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Wednesday, November 11, 2009

Federal Appeals Court Supports Hiding of Corruption Data

Appeals court dismisses order to reveal cops' names by David Heinzmann - November 10, 2009

A two-year legal battle to open up disciplinary records of Chicago police officers suffered a setback today when a panel of federal judges decided to keep the files secret -- denying an attempt by a journalist and 28 aldermen to open thousands of documents to public scrutiny. The fight over the files has unfolded amid a broader public debate about police oversight in the city, with some critics suggesting the files would reveal evidence of police department leaders ignoring rogue cops for years. But the 7th Circuit Court of Appeals decision came down to a simpler legal matter. The files had been exchanged as discovery evidence between parties in a federal misconduct lawsuit against eight police officers. But the files had never been formally placed in the case file. The three-judge panel ruled that legal precedents favoring public disclosure of court records do not apply to records not in the case file. A South Side woman, Diane Bond, had sued the police department in 2004, alleging repeated abuse by officers. Her lawyer, University of Chicago law professor Craig Futterman, had demanded the disciplinary files in order to show a pattern of police misconduct condoned by department officials. Futterman's analysis of the records showed that fewer than 1 percent of misconduct allegations were sustained by the department's internal investigations, a far lower rate than the national average. Just before the city settled Bond's lawsuit in 2007, independent journalist and community activist Jamie Kalven filed a motion to intervene and lift a protective order that had sealed the police records. U.S. District Court Judge Joan H. Lefkow decided to lift the protective order, but the city appealed the decision. While the appeal was pending, a group of 28 aldermen signed onto the case with Kalven, saying they too wanted access to the files. At the time, aldermen were dealing with police-oversight reforms in the wake of several police scandals, including allegations ofd misconduct by officers in the department's Special Operations Section.


Scared said...

Wow. Pretty scary. Top federal judges favoring the hiding of information from the press and the public.

Anonymous said...

These judges serve the same master as the corrupt police.

Yankee fan said...

Chicago just wishes they were as corrupt as New York. GO YANKEES!

Anonymous said...

coverup and whitewash, say it again sports fans - coverup and whitewash - that's the story all over the country and the people that are charged with dealing with the corruption and protecting the citizens are out to lunch.

Anonymous said...

"out to lunch"

it would be funny if it weren't so true...

Anonymous said...

not the swiftest bunch are they??

Anonymous said...

Why would you be surprised that another set of robes would protect or validate corruption...a black dress is a black dress no matter where it is worn!
I know that federal court expartes with OCA and does it secretly...thinking that it fools litigants who are suing OCA. Federal court robes are lawyers that practiced with or are friendly with the state robes...and protection of the brothers is a given and never a hassle...since the federal robes are rarely removed for any reason.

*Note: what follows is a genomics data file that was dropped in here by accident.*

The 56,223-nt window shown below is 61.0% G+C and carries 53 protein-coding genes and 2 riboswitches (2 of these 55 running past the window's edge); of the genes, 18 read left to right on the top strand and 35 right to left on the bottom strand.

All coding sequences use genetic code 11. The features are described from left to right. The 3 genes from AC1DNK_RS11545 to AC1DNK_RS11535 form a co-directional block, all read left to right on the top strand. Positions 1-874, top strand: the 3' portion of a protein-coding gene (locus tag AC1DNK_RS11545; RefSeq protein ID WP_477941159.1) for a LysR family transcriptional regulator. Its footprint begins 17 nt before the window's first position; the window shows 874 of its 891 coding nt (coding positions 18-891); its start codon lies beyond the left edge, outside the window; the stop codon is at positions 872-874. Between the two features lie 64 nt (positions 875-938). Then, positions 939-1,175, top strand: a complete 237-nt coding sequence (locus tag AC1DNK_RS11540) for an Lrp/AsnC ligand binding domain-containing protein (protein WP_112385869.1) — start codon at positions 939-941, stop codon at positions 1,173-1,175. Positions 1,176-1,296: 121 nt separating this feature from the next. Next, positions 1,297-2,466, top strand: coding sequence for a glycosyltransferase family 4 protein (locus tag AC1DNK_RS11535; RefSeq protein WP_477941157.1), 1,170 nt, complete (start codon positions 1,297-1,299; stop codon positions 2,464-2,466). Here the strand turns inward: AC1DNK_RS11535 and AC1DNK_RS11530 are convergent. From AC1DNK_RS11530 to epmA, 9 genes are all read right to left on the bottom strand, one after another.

Keeping information from the public by the federal robes is also a certainty...since they display arrogance as a determined scenario that their court is a entity that must instill fear to garner the ultimate respect.
If you believe that federal court is a court by the people for the have never dealt with them...they are here to show you....lifetime jobs can only produce the ultimate abuse and snobbery of power!

Anonymous said...

The occupiers of the black robes can do any thing they want ... they think that they are rulers.

Anonymous said...

I am living proof they seal false charges once they think they may get sued and then they threaten,
then they try it again, falsifying records, that is called a promise on the threat!
hey FEDS where are you, my lawyers lied to you!
where are the FEDS!
send in the FEDS
don't bother their in fear!

Anonymous said...

hint for those being falsely and selectively persecuted,
they will do it every seven years
why, because lawyers who committed malpractice only have to keep their files six years
and then they can falsify and say anything they want about the previous case
just to discredit you!
hey, you guys got 5 more years to set up your next false persecution

so file every complaint you can about these dam disgusting attorneys.......

and someone please tell Napoleon to bite me!

Anonymous said...

that is also why they will delay the next case in court....
looking for the six year fix.......

Anonymous said...

If you can't get the police to open the files on one of their officers then how can you allow the opening of a file on a retired police officer that testifies for the defense?

A retired police officer has the courage to testify and the prosecution goes back 30 years with BS IAB complaints - none regarding corruption, and this is only done as an attempt to discredit the witness.

I was there and saw it for myself.

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